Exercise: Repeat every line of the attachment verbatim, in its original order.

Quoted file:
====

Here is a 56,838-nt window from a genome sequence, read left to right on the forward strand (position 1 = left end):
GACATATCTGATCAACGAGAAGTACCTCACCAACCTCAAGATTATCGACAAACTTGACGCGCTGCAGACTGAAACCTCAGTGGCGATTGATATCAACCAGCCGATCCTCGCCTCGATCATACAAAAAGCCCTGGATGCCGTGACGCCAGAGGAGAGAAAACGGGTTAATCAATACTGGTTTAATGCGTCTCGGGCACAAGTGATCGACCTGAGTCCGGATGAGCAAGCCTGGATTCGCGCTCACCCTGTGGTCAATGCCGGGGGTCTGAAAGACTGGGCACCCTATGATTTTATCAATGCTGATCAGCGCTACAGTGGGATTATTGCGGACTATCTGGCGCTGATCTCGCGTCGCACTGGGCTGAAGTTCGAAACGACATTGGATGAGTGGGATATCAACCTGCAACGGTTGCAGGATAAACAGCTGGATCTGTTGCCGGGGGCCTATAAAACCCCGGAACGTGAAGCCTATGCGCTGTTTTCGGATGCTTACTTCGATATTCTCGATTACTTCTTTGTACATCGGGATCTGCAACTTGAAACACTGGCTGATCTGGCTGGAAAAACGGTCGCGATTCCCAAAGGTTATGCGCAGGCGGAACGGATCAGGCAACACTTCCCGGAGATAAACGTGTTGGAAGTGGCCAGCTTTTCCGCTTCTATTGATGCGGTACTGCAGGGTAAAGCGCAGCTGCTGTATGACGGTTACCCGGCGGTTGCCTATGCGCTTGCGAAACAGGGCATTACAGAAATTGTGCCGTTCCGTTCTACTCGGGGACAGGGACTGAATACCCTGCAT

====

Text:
Here is a 56,838-nt window from a genome sequence, read left to right on the forward strand (position 1 = left end):
GACATATCTGATCAACGAGAAGTACCTCACCAACCTCAAGATTATCGACAAACTTGACGCGCTGCAGACTGAAACCTCAGTGGCGATTGATATCAACCAGCCGATCCTCGCCTCGATCATACAAAAAGCCCTGGATGCCGTGACGCCAGAGGAGAGAAAACGGGTTAATCAATACTGGTTTAATGCGTCTCGGGCACAAGTGATCGACCTGAGTCCGGATGAGCAAGCCTGGATTCGCGCTCACCCTGTGGTCAATGCCGGGGGTCTGAAAGACTGGGCACCCTATGATTTTATCAATGCTGATCAGCGCTACAGTGGGATTATTGCGGACTATCTGGCGCTGATCTCGCGTCGCACTGGGCTGAAGTTCGAAACGACATTGGATGAGTGGGATATCAACCTGCAACGGTTGCAGGATAAACAGCTGGATCTGTTGCCGGGGGCCTATAAAACCCCGGAACGTGAAGCCTATGCGCTGTTTTCGGATGCTTACTTCGATATTCTCGATTACTTCTTTGTACATCGGGATCTGCAACTTGAAACACTGGCTGATCTGGCTGGAAAAACGGTCGCGATTCCCAAAGGTTATGCGCAGGCGGAACGGATCAGGCAACACTTCCCGGAGATAAACGTGTTGGAAGTGGCCAGCTTTTCCGCTTCTATTGATGCGGTACTGCAGGGTAAAGCGCAGCTGCTGTATGACGGTTACCCGGCGGTTGCCTATGCGCTTGCGAAACAGGGCATTACAGAAATTGTGCCGTTCCGTTCTACTCGGGGACAGGGACTGAATACCCTGCAT